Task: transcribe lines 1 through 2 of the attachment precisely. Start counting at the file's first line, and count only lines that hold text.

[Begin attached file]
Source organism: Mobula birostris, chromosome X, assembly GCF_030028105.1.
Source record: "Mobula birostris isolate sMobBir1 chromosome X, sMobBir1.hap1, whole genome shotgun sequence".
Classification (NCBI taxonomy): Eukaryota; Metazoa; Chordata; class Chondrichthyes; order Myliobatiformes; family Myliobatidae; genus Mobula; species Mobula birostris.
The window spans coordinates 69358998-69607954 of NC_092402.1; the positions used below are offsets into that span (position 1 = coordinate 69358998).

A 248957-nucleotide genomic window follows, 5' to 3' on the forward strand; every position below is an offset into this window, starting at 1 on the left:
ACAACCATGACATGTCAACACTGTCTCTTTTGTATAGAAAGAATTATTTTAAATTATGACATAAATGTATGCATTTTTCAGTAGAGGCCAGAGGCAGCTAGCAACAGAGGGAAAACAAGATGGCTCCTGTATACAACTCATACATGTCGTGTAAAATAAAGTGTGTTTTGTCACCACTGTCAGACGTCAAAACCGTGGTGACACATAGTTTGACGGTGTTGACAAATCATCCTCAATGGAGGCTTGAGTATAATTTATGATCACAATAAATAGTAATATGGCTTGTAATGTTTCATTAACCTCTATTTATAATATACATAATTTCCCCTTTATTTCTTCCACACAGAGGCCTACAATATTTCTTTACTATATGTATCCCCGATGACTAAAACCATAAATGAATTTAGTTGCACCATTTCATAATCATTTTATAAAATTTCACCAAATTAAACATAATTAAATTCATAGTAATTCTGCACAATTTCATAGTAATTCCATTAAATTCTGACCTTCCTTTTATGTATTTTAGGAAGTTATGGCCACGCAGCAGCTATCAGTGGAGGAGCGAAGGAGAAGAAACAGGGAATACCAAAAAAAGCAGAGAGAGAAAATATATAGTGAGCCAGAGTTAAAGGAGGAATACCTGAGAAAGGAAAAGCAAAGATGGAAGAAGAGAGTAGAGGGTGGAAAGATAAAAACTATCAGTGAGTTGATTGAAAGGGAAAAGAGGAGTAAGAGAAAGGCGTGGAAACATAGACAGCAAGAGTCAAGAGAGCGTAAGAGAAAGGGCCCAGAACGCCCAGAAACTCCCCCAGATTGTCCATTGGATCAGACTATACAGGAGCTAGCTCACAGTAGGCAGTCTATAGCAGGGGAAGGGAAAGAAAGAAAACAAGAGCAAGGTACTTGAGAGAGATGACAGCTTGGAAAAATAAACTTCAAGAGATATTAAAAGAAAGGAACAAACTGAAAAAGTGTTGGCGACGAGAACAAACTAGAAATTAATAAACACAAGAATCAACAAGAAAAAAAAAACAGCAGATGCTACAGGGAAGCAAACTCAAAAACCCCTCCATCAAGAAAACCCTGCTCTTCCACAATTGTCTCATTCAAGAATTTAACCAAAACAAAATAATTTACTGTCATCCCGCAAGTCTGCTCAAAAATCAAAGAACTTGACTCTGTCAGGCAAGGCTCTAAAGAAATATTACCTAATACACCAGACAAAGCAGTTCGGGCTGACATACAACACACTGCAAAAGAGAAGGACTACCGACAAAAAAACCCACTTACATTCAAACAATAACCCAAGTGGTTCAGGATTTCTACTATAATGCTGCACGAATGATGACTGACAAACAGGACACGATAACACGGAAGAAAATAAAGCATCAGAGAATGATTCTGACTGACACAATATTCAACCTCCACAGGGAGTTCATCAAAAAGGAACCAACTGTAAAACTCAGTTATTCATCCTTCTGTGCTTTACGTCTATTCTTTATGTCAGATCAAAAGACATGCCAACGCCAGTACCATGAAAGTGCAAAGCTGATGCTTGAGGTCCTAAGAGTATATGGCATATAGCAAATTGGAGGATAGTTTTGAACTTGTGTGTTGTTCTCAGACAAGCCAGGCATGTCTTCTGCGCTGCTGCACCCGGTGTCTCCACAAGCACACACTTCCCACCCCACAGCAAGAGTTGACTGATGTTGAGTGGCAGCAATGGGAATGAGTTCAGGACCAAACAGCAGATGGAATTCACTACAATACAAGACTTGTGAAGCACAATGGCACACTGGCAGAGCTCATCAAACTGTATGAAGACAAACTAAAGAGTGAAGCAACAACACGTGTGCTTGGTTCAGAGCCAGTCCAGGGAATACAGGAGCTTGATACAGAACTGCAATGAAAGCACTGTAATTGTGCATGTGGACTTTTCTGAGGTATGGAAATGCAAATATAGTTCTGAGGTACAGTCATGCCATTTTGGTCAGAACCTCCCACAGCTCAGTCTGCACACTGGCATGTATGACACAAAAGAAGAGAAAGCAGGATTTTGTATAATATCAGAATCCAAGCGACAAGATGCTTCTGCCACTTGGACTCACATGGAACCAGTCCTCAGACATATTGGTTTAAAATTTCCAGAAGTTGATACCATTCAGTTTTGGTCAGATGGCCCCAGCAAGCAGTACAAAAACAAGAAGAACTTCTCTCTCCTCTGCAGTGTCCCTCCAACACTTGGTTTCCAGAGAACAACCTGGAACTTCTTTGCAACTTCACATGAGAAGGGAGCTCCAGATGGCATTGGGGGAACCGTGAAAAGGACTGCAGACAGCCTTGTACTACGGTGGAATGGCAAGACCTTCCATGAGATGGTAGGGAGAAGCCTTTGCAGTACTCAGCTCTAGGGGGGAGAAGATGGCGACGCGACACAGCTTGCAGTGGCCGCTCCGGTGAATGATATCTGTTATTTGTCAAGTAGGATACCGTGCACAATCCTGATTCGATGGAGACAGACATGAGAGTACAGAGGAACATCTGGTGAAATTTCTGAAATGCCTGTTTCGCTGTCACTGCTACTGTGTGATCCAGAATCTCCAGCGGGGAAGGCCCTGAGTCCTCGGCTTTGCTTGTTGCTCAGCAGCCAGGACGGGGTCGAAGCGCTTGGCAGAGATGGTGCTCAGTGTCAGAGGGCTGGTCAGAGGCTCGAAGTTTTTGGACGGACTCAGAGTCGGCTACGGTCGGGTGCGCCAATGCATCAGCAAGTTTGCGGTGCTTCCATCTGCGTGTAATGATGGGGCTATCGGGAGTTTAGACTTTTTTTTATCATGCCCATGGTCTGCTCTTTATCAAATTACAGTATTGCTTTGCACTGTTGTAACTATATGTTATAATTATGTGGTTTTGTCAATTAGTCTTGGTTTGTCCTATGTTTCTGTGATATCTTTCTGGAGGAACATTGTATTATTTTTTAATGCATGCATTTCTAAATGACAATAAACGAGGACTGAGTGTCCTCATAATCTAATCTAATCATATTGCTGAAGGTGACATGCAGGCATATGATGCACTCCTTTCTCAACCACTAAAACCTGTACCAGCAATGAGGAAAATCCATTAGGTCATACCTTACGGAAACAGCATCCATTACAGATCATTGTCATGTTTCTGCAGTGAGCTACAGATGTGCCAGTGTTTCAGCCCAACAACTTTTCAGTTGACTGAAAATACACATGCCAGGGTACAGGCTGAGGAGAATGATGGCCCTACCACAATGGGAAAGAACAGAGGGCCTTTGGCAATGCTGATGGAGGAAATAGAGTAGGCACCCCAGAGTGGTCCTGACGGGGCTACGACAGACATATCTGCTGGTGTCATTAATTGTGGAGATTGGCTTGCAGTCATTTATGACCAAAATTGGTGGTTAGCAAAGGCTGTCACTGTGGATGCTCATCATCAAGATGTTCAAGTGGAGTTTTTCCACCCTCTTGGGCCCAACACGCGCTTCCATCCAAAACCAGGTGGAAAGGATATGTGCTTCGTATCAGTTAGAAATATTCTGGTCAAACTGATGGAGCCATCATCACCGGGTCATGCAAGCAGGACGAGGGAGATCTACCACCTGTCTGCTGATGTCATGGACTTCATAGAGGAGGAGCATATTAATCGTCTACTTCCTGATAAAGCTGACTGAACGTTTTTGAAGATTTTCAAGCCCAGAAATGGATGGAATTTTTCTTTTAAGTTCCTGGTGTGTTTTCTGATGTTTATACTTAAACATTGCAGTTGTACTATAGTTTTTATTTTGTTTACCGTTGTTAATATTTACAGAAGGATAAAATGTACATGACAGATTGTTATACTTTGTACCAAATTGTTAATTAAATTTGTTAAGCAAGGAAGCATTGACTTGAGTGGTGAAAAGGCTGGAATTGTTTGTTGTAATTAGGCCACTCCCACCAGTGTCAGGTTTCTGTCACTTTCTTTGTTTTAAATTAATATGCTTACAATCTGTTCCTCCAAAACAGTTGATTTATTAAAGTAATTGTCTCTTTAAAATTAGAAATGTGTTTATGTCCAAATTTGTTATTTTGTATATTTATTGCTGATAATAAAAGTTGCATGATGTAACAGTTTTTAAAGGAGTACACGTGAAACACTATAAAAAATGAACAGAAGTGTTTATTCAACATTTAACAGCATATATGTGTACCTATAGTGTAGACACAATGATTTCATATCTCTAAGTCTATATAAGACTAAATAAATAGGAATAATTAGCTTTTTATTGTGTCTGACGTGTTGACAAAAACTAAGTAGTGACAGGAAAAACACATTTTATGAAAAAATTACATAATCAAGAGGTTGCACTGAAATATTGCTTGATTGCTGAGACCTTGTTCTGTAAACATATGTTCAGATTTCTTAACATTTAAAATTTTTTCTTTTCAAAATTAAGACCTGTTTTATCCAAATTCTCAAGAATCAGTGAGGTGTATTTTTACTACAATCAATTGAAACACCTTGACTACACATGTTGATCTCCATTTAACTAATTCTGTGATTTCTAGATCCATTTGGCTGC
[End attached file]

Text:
Source organism: Mobula birostris, chromosome X, assembly GCF_030028105.1.
Source record: "Mobula birostris isolate sMobBir1 chromosome X, sMobBir1.hap1, whole genome shotgun sequence".